(1) and (2) I wish to make clear at the outset that the GLD is responsible for the procurement of masks for use by government departments to maintain services to the public. The Hospital Authority (HA) is not a government department and procures masks on their own. The Government and the HA have maintained a stockpile of masks to meet contingency needs. However, generally speaking, the stock will not be directly supplied to the public.
     As far as masks procured by the GLD are concerned, the GLD maintained a regular stock of 10 million masks by virtue of the Government's preparedness and response plans for infectious diseases. As the average monthly demand for masks by government departments was normally about 1.1 million before the outbreak, the stock should have been sufficient to support the operational needs of government departments for more than half a year.
     In light of the development concerning the disease, the amount of masks used by government departments has multiplied. Following the GLD's stepping up of procurement efforts, the current stock of masks is sufficient for the operational needs by various government departments for about more than two months, based on the broad estimates. In order to rationalise the use of masks within the Government, internal guidelines have been issued to Heads of Departments, with a view to according priority to front-line staff participating in quarantine-related work, execution of quarantine orders (including medical and port health staff of the Department of Health) and maintenance of essential public services. The Government also requires departments to keep their use of masks distributed by the Government to a minimum. Government departments will provide suitable personal protective equipment (PPE) to their staff based on actual operational needs.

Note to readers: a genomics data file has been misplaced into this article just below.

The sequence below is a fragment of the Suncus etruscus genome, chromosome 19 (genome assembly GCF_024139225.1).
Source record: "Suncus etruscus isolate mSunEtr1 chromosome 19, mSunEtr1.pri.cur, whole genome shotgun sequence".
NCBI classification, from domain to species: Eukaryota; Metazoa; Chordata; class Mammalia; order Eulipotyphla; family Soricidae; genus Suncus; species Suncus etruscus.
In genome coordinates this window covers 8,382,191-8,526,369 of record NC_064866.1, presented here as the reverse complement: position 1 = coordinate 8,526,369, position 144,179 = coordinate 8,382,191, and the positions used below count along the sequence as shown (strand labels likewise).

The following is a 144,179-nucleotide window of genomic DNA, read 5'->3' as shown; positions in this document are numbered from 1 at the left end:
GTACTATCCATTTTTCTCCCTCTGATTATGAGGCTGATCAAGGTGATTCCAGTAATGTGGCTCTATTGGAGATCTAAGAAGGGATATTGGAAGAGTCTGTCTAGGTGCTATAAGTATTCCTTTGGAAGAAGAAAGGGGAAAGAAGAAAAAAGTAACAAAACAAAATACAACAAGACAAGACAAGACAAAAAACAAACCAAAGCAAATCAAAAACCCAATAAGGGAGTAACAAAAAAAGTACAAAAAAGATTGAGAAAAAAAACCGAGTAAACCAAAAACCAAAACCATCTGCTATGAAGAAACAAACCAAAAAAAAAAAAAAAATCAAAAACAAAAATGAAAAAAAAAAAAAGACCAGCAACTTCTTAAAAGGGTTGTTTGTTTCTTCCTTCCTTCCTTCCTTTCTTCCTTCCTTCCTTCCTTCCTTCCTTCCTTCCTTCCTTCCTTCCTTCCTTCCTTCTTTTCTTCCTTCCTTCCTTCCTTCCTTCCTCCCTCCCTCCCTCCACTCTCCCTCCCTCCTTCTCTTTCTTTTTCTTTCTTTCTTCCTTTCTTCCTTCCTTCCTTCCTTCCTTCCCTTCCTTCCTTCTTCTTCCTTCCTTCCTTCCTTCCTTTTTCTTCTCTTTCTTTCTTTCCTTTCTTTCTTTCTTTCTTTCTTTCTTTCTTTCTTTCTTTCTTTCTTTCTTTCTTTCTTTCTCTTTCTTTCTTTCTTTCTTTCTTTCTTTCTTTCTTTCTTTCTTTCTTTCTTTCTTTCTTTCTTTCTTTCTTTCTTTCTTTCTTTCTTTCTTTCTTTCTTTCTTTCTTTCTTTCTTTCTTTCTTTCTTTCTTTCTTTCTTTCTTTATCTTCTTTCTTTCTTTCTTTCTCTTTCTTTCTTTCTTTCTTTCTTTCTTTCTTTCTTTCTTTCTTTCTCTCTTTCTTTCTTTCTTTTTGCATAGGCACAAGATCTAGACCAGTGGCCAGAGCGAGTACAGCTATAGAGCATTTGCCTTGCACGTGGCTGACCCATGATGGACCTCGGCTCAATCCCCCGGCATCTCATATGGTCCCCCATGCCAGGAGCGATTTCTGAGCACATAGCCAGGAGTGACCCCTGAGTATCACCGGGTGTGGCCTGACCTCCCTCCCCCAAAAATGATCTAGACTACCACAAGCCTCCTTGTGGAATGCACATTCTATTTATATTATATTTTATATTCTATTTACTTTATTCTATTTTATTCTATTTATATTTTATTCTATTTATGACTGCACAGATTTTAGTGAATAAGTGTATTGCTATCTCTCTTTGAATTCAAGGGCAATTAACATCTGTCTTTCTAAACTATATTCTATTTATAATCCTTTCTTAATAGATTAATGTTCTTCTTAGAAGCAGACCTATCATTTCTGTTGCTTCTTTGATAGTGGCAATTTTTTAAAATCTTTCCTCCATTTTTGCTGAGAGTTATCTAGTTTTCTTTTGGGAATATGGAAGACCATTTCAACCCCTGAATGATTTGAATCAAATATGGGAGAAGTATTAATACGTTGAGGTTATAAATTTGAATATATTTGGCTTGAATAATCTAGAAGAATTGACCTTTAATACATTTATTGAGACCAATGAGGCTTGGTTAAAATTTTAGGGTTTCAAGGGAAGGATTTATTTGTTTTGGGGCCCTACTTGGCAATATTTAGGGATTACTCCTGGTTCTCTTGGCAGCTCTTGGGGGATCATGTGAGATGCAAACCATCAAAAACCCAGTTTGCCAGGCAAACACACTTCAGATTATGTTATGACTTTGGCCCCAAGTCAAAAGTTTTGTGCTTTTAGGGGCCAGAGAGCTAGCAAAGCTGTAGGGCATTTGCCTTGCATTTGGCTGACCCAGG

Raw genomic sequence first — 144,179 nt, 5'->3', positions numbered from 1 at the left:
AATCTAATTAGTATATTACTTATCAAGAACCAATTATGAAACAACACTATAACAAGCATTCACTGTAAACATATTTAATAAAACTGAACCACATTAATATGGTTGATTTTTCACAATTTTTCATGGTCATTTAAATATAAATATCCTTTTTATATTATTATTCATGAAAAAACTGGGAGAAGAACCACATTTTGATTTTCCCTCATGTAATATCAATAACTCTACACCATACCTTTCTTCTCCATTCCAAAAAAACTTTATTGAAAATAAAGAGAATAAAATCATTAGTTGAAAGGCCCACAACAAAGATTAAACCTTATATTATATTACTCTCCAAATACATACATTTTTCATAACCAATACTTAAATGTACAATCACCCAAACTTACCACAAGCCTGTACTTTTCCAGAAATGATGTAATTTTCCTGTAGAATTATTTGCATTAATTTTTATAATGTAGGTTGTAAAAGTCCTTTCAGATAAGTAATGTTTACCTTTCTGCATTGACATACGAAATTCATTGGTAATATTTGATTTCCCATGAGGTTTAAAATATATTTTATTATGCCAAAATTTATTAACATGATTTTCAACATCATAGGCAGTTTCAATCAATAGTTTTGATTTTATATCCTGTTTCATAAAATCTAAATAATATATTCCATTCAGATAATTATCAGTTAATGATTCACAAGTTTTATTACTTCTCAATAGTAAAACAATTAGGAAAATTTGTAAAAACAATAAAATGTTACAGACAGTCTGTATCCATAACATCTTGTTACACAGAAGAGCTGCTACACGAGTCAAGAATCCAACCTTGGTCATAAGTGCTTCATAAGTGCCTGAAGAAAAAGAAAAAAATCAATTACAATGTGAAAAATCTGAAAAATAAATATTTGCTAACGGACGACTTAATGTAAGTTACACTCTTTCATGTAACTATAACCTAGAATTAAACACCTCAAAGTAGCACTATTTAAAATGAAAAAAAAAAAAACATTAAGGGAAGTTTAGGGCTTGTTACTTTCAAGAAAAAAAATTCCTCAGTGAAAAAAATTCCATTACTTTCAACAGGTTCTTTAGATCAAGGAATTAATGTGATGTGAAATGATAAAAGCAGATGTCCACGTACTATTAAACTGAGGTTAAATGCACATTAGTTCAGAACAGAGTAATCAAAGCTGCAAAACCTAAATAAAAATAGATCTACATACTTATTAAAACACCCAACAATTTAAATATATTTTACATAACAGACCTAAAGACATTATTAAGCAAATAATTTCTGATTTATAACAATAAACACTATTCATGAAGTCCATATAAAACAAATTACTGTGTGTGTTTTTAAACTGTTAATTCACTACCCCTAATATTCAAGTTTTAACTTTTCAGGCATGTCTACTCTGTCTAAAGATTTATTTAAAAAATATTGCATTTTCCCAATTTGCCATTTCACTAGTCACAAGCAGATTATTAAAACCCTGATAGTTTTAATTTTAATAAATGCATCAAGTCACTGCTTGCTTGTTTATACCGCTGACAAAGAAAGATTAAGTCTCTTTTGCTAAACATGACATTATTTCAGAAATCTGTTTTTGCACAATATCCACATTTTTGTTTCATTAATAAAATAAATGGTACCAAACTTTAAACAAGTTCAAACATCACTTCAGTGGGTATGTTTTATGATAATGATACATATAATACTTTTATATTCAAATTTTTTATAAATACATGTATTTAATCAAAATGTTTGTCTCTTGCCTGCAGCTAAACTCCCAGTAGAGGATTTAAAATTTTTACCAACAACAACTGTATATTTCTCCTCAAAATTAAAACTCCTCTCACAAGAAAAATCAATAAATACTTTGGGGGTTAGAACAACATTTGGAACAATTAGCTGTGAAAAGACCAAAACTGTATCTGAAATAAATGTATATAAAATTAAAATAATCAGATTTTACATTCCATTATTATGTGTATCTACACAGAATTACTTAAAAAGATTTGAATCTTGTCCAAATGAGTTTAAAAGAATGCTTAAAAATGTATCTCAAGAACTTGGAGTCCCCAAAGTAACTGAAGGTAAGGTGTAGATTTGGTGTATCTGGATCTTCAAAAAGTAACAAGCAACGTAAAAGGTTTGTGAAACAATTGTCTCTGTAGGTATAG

As for the HA, before the outbreak of the disease, their target level of PPE stockpile was three months of usage. In light of the development concerning the disease, the HA has seen a sharp increase in the amount of PPE used. As at March 13, 2020, the stock of surgical masks at the HA is sufficient for use of about two months, while that of N95 respirators is sufficient for about one month. The HA has already expedited procurement procedures to replenish the PPE. Public hospitals will also step up the control of stock and remind healthcare staff on the appropriate use of PPE.